The key to having an economical, long lasting, easy to service security or fire alarm system tailored to your needs is planning. It sounds simple, but it’s not. Serious planning takes time, and a proper team. In fact it goes way beyond the technology of your system.
As a business, planning and system design specifications are a separate service you should pay for; leading to a “cheeses to cheeses” proper bid process. Most security and life safety systems installation companies do not have the skills or time to see your true big picture. Their focus is often the shortest road to recurring revenue. The required planning is best done by you and your in house team with outside professional engineering guidance. Called a business continuity plan it includes; risk identification / assessment, appropriate mitigation strategies / program development, response program development, and recovery program development. Ongoing drills and re-assessment being the critical follow-on.
Your security and life safety technology systems should support (not drive) all the above areas. For an extra bang (no pun intended) for your buck, your technology solutions should also have great impact supporting your day to day operations by improving efficiency. An example would be an emergency intercom station also serving as an information station, or a camera providing; visual deterrence, central security monitoring, video to an extra viewing monitor located so employees can see what’s going on outside a door (or in the parking lot) before they exit, audit trails of comings and goings – that’s with just one well-placed camera. Please do not forget the importance of well-planned signage. The right signage can make your program and supporting systems and vastly more effective.
So, form a team and get that expert advice first. If it’s at home, schedule a visit from the local police or fire department and don’t forget your biggest risks may be from fire, propane or natural gas, and carbon monoxide! At work start with the blessing and support of “C” level management to create a formal business continuity team. Include all levels of staff, all areas of management (security, IT, HR, legal, production, sales), an expert business continuity consultant / systems engineer, with local emergency responders. Depending on your business you may wish to bring in utility providers, customers, suppliers, insurance representatives – you get the idea, it is a big picture.
Post planning, when you finally know what technology you really need, require reasonable terms and conditions from your prospective systems contractor. If they will not agree to them move on to another company. Start with and include in contract; a detailed written description of the system(s) functionality. This is critical so all parties understand what the goals of the technology solutions are.
For a system that is truly yours make the following terms and conditions (your legal department can add and fine tune) requirements in your bid documents or attach them to all contracts as superseding conflicting terms and conditions:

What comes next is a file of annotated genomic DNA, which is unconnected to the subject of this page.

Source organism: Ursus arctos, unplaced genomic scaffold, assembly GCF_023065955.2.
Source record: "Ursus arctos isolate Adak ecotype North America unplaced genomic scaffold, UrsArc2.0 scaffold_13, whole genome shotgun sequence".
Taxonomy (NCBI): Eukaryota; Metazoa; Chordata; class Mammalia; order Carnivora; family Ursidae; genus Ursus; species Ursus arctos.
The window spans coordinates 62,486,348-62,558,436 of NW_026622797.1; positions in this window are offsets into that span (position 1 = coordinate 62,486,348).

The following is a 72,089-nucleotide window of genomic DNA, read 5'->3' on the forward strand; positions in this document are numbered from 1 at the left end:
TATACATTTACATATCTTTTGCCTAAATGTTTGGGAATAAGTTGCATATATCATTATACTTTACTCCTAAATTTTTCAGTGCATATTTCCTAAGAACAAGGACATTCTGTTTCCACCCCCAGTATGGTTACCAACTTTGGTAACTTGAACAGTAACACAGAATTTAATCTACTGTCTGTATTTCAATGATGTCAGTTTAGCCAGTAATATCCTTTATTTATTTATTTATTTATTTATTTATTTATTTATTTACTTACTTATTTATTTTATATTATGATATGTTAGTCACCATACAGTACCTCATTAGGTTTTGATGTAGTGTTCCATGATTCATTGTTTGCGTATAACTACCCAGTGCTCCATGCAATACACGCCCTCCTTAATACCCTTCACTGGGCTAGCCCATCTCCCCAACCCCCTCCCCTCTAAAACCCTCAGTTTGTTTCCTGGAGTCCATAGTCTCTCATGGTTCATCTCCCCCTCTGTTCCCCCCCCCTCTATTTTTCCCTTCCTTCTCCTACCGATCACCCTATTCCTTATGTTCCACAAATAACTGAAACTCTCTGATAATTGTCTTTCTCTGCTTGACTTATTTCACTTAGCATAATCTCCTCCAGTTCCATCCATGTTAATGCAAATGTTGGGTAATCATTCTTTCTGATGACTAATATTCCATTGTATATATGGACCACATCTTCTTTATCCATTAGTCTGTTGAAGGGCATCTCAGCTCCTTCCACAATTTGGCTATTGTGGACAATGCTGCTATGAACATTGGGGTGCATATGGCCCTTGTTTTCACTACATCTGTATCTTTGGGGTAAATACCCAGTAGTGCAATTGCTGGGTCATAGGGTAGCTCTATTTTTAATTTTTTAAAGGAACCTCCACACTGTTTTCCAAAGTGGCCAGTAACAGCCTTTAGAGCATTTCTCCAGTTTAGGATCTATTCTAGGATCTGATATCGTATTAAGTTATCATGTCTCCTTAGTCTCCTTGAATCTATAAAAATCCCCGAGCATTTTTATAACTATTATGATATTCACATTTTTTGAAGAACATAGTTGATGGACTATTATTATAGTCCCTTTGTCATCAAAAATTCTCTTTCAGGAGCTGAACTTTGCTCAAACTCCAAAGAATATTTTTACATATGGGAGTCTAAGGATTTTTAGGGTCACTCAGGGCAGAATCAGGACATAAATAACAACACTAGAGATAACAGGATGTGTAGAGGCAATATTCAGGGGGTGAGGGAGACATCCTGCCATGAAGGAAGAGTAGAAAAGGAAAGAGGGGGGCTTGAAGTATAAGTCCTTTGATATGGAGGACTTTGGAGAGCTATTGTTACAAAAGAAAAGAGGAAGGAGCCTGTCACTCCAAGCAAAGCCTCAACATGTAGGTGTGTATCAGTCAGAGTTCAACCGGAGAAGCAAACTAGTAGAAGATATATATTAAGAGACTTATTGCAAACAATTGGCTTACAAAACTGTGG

Require universally distributed brands of equipment – do not trap yourself with exclusive to one provider products, and require your personal ownership of the equipment and the programming “installer” codes of the system. Many quality brands can be serviced by any company of your choice, so you can change the monitoring provider without replacing the system.
Require proper grounding of the alarm control panel – It is in the national electrical code that if the alarm equipment manufacturing company has a ground requirement it needs to be done – just about all systems do. Illegally, most alarm companies do not ground the systems they install. This can save you from very costly repairs due to lightning strikes.
Require Soldered wire splices – It is the best connection method for two wires, soldering prevents connection degradation over time, it is the best long term preventive measure against false alarms. For long term system reliability, this can prevent false alarms as systems age.
Require short term monitoring contracts of one year at the most and require the right to cancel monitoring with no penalty. If an alarm company has integrity and good intensions, they do not need three, or five, or seven year contracts. They will earn your business with their quality service.
A quality system comes with a fair price, a fair seriously detailed contract, and is never “free”. If you have initial outlay budget constraints consider building your system over time in phases instead of all at once. In your business continuity plan you will have categorized risks by likelihood and impact. Purchasing a technology system by following the above guidelines will provide the best protection, the best peace of mind, and a system free of false alarms. When we reduce the volume of false alarms we free up our emergency responders for real emergencies and we save tax dollars.
As always I greatly appreciate your comments and suggestions.